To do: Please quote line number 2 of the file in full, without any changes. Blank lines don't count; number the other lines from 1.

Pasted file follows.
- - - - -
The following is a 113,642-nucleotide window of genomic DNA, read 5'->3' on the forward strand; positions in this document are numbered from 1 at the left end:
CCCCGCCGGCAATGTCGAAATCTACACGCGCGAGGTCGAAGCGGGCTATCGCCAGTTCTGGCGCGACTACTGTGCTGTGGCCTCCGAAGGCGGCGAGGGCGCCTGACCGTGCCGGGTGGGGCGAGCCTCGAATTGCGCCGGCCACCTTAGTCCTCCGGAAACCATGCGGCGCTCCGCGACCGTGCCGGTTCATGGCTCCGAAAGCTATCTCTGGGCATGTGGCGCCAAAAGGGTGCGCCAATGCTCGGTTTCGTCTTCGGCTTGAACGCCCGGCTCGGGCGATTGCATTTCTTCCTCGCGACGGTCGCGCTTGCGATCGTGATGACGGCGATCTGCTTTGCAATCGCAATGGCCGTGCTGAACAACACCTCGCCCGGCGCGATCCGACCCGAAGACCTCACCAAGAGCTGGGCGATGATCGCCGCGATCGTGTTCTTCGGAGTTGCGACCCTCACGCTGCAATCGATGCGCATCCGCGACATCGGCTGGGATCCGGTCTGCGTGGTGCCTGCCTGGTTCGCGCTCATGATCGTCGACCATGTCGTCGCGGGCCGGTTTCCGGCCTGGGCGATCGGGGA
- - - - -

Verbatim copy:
CCCCGCCGGCAATGTCGAAATCTACACGCGCGAGGTCGAAGCGGGCTATCGCCAGTTCTGGCGCGACTACTGTGCTGTGGCCTCCGAAGGCGGCGAGGGCGCCTGACCGTGCCGGGTGGGGCGAGCCTCGAATTGCGCCGGCCACCTTAGTCCTCCGGAAACCATGCGGCGCTCCGCGACCGTGCCGGTTCATGGCTCCGAAAGCTATCTCTGGGCATGTGGCGCCAAAAGGGTGCGCCAATGCTCGGTTTCGTCTTCGGCTTGAACGCCCGGCTCGGGCGATTGCATTTCTTCCTCGCGACGGTCGCGCTTGCGATCGTGATGACGGCGATCTGCTTTGCAATCGCAATGGCCGTGCTGAACAACACCTCGCCCGGCGCGATCCGACCCGAAGACCTCACCAAGAGCTGGGCGATGATCGCCGCGATCGTGTTCTTCGGAGTTGCGACCCTCACGCTGCAATCGATGCGCATCCGCGACATCGGCTGGGATCCGGTCTGCGTGGTGCCTGCCTGGTTCGCGCTCATGATCGTCGACCATGTCGTCGCGGGCCGGTTTCCGGCCTGGGCGATCGGGGA